What a genuinely fun couple we had the pleasure of meeting this past weekend. We are still trying to talk them into hiring us for their destination wedding!
I've know Hannah for a few years now. When I started on my journey (and it's been an interesting one) from turning my hobby into a legit business, she was one of my very first clients.
She is still just as soft spoken and humble today as she was back then. The one thing I did notice while shooting Hannah & Jarrod's engagement session, was no matter how hard she tried to hold back a smile...Jarrod knew just what to do to bring it out!
Their connection can only be best described as palpable. The slight glances, the nudges, the sparks, the magic of two people who are head over heels in love with each other...it made our session so much fun to shoot.
As a photographer, Fall is one of our most favorite times of year to shoot and at the same time the saddest because we know that Winter is looming just around the corner.
I know that a love like Hannah & Jarrod's is one that will be able to weather any season that life brings them.
So on this chilly day we are looking forward to the warmth of Spring and most importantly the soon to be Mr. & Mrs.' wedding in just a couple of weeks.
To see the Groom before the ceremony has long been said to be taboo or bad luck. You should keep the top tier of your wedding cake to eat on your one year anniversary??? Who came up with that? (Yuck) Something borrowed...something blue?? You have all probably heard these before but where did these traditions come from?? I myself never questioned many of the time-honored wedding traditions until I became a photographer. Curiosity got the best of me, so I did a little research and found this great article on the Bridal Guide by Kelsie Allen. The text below has been copied and pasted from that article. The pictures are from the Ryan Wedding by The Southern Bride.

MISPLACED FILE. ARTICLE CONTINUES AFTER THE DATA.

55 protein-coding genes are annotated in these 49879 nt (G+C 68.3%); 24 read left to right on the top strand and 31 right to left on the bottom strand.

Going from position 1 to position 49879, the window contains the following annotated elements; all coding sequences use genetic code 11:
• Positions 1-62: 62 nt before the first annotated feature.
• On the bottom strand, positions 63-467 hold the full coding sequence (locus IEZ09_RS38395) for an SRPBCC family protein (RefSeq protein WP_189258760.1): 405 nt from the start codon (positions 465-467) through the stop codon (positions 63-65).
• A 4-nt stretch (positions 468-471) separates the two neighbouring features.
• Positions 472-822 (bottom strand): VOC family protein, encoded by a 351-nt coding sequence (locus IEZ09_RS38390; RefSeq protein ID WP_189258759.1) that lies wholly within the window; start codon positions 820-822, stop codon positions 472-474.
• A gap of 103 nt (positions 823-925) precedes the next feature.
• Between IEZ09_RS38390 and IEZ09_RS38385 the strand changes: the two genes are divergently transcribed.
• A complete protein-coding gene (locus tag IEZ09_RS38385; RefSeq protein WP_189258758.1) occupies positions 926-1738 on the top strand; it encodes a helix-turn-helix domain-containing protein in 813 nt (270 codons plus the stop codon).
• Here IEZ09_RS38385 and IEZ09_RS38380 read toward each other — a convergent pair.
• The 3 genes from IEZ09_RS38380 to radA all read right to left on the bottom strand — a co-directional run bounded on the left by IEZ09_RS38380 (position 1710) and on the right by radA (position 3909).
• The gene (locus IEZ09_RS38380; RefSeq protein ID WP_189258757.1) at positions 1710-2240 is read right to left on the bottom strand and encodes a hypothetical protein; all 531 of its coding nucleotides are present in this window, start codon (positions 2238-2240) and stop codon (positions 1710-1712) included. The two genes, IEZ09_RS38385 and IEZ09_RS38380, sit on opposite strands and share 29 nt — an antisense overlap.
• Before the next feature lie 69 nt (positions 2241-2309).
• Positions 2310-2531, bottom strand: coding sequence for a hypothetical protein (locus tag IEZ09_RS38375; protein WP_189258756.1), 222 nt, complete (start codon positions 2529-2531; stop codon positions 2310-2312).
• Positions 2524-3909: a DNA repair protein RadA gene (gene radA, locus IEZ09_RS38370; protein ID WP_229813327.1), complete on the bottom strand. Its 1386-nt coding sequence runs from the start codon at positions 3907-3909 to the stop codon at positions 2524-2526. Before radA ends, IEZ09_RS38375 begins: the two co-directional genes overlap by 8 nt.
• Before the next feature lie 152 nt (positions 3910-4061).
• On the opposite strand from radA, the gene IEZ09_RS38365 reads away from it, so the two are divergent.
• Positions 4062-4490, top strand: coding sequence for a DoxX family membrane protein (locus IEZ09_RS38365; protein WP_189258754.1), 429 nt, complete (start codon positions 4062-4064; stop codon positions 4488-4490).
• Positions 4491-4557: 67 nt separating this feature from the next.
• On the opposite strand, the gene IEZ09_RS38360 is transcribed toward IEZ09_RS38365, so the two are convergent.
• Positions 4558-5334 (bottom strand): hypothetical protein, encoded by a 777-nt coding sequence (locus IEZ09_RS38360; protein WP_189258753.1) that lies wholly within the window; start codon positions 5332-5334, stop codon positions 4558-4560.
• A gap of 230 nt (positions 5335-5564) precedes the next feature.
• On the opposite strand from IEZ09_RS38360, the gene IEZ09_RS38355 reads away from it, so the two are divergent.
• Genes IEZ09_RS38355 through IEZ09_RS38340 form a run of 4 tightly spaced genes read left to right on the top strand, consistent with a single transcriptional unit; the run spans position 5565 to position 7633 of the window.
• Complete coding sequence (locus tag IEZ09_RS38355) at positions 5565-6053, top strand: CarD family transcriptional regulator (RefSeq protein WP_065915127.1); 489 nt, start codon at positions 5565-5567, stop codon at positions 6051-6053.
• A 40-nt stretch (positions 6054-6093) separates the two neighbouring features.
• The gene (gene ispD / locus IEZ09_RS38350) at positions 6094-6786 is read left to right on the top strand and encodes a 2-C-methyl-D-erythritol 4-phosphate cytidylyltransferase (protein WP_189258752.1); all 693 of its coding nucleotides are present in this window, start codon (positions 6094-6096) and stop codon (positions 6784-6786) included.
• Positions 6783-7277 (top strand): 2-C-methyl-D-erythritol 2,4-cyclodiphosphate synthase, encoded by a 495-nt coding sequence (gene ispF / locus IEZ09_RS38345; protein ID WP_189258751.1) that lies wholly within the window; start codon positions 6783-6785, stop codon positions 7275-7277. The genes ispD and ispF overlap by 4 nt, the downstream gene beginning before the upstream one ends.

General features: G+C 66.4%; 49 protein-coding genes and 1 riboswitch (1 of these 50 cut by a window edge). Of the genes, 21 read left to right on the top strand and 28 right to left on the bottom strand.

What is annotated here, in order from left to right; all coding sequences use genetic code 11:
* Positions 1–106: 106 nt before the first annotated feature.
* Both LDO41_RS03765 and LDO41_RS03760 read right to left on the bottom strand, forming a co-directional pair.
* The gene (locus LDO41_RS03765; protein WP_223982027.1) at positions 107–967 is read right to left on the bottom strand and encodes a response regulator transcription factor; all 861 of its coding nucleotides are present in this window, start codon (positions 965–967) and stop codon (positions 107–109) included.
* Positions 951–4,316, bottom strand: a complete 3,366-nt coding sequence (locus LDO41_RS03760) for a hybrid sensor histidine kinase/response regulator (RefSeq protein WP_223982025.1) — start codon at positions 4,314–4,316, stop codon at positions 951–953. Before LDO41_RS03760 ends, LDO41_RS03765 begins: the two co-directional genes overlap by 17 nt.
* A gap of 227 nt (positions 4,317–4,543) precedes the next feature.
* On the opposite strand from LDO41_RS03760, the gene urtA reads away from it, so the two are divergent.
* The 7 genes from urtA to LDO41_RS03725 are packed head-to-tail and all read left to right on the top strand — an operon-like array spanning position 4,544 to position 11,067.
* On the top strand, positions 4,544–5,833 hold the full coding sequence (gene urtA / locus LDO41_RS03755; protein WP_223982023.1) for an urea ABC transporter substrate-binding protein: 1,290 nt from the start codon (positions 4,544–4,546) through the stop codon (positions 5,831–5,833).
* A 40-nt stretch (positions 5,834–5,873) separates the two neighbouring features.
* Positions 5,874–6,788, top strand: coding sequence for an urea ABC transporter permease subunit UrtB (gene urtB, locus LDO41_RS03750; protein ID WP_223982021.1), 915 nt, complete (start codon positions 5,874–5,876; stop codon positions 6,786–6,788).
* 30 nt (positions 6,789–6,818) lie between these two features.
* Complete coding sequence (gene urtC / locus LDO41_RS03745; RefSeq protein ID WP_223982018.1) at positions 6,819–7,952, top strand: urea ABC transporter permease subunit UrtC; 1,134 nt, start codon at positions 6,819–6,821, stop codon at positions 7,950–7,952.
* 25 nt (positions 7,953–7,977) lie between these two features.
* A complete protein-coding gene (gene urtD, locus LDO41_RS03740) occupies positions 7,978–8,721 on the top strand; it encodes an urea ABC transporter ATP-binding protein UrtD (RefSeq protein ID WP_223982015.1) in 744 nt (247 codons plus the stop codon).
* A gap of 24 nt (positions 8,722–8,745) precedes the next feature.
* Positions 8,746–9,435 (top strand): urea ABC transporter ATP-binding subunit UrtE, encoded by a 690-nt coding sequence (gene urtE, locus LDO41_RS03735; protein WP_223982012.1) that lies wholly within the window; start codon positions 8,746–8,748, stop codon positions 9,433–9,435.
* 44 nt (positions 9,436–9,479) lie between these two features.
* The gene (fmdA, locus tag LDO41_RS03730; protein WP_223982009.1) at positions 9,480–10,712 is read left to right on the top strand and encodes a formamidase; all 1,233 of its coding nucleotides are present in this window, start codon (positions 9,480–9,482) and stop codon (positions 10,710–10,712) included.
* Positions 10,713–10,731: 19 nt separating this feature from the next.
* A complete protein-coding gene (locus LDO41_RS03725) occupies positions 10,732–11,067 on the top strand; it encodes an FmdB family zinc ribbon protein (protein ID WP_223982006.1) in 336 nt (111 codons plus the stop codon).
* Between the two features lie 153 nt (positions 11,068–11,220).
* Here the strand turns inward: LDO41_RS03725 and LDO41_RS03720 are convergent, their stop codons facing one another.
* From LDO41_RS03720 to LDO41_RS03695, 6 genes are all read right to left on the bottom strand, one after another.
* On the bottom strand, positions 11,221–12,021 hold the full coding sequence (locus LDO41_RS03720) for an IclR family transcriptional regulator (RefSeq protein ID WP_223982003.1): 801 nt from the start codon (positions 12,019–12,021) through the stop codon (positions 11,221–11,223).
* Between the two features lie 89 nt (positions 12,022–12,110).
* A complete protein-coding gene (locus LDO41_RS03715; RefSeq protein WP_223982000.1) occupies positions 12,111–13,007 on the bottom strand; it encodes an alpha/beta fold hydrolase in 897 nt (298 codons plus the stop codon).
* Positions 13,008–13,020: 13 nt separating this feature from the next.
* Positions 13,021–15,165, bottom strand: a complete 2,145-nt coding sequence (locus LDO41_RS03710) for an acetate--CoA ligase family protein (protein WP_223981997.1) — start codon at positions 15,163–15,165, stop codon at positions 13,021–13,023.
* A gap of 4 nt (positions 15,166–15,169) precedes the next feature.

Superstition #1: It’s bad luck for the groom to see the bride in her wedding dress before the ceremony.
Origin: During the time when arranged marriages were custom, the betrothed couple wasn’t allowed to see each other before the wedding at all. The wedding symbolized a business deal between two families (romantic, huh?), and a father would have been pleased for his daughter to marry a man from a rich, land-owning family. But he also feared that if the groom met the bride before the wedding and thought she wasn’t attractive, he’d call off the wedding, casting shame onto the bride and her family. Therefore, it became tradition that the bride and groom were only allowed to meet at the wedding ceremony so that the groom did not have the opportunity to change his mind. And that veil the bride wears? Its original purpose was also to keep the groom from finding out what the bride looked like until the last possible minute, when it was too late to back out of the transaction.
Today: Although arranged marriages are no longer common, most brides still don’t want their groom to see them all done up before the wedding. Many believe it makes the day more exciting and memorable. However, some couples feel they’ll be more relaxed if they see each other for just a few minutes before the ceremony. The added bonus is that you can take your formal pictures pre-ceremony when everyone is freshly done-up. It’s completely up to you and your groom. Talk about it before the big day arrives and find out what makes the most sense for you.
Superstition #2: The bride must wear something old, something new, something borrowed and something blue (and a silver sixpence in her shoe).